I bear glad tidings of good news. Karl Ludwig Schmidt’s magnum opus has finally been translated into English. The publication date is 2021, but I became aware of it earlier this month. The translator, Byron R. McCane was also responsible for the highly readable The Place of the Gospels in the General History of Literature, which is a good sign.
Schmidt became somewhat of a star in the world of biblical scholarship after the publication of Der Rahmen der Geschichte Jesu. In it, he laid out the evidence for the nature of the framework in Mark’s gospel — namely that it was based on separate pieces of oral tradition, hung upon a mostly secondary structure. In previous decades, the theory of Markan priority among the synoptics had gained many adherents and eventually became the overwhelming consensus position.
Emboldened by that consensus, many scholars (mostly Protestant) attempted to write modern biographies of Jesus using the synoptics as their source material and leaning heavily on the second gospel for details concerning their chronology and topological itinerary. (This is what Schweitzer called Leben Jesu Forschung or “life of Jesus research.”) William Wrede and, to some extent, Albert Schweitzer demolished the idea that this was even possible. In The Messianic Secret (1901), Wrede sought to demonstrate that Mark’s overall narrative does not have a coherent narrative structure, but is instead arranged thematically and theologically. Julius Wellhausen in his analyses of the gospels came to the same conclusion, making the case emphatically in Einleitung in die drei ersten Evangelien (1905).
The foundations of form criticism
These predecessors laid the groundwork for Schmidt, who in Framework painstakingly analyzed the perocopae of Mark’s gospel and their related sections in Matthew and Luke. Rudolf Bultmann hailed the work as an impressive and important achievement which would provide the foundation for form criticism. On the other hand, conservative scholars, especially apologists in the English-speaking world, attacked it on various fronts. Probably the most well-known sustained attack came from Methodist minister David R. Hall. He criticized Schmidt’s assumptions and arguments in The Gospel Framework: Fiction or Fact?, a book you can read for free on archive.org.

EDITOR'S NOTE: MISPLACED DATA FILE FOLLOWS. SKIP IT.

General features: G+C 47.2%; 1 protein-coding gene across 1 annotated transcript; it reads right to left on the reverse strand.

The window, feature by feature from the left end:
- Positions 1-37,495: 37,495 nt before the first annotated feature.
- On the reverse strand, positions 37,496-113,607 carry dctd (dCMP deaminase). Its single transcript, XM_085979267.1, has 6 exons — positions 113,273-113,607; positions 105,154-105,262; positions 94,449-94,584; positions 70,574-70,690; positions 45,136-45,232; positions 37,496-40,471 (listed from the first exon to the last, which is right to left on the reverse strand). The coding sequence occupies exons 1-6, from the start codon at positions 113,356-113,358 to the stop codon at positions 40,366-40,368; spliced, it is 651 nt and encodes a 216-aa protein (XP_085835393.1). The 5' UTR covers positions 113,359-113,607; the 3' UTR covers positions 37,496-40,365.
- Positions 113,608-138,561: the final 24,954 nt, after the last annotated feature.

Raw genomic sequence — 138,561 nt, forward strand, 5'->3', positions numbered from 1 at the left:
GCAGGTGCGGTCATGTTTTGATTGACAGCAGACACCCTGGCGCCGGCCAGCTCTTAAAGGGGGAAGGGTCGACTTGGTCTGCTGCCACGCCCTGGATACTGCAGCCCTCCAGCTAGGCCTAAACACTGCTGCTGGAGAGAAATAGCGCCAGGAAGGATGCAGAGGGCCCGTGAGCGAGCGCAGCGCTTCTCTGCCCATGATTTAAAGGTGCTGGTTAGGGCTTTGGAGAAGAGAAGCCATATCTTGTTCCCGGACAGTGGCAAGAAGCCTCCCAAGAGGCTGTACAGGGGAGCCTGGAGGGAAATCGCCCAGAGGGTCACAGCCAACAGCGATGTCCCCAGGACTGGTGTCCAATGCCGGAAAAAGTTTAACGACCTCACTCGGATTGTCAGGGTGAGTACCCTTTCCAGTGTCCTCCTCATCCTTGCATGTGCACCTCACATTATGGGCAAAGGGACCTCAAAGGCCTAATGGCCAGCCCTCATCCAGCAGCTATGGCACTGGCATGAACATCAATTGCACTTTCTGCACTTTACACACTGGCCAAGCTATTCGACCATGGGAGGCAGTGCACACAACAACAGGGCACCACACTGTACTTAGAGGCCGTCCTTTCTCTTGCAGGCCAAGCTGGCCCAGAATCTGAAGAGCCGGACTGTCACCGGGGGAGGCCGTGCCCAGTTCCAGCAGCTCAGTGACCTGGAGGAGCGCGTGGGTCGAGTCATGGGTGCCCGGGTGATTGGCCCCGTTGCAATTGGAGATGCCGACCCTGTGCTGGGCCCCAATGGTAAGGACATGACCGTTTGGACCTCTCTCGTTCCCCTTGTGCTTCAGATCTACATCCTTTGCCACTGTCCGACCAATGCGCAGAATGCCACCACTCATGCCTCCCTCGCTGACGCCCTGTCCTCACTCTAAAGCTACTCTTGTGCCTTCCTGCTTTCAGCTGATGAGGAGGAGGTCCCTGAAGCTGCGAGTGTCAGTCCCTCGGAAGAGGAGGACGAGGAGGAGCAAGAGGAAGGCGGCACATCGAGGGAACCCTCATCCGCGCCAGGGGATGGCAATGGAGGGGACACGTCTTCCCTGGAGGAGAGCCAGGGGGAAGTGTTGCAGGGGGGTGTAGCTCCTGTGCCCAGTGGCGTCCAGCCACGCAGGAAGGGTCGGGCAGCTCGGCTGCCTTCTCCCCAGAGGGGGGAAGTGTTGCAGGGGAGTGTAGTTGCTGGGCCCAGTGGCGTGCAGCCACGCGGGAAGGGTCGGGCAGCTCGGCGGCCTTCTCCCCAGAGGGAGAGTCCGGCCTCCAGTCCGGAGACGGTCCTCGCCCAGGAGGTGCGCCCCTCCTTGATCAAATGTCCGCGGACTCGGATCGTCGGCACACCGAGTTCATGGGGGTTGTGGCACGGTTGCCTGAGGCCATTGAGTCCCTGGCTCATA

For those readers not fluent in German, Hall’s book may have been a bit frustrating. Similar to the experience of reading Origen’s Contra Celsum, wishing than an extant copy of The True Word had survived for comparison, we wonder whether Hall has given Schmidt a fair shake. But now, after more than a century, we have an English translation.
I hope to post more on Rahmen in the coming weeks, as time permits, but for now I would like to offer a few words about translating German into English. In previous posts, I have sometimes translated Der Rahmen der Geschichte Jesu as The Framework of the History of Jesus. As you probably know, the word Geschichte means both story and history. However, I think our translator got it right with The Framework of the Story of Jesus, and the proof is in the subtitle: Literary-Critical Investigations of the Earliest Jesus Tradition. Schmidt is not offering up a strictly historical-critical work here. He’s staying, for the most part, on the layer of the text itself (in its disconnected pericope form), examining the textual clues related to the formation of the gospels from the received tradition. Continue reading “K. L. Schmidt’s The Framework of the Story of Jesus: Now in English!”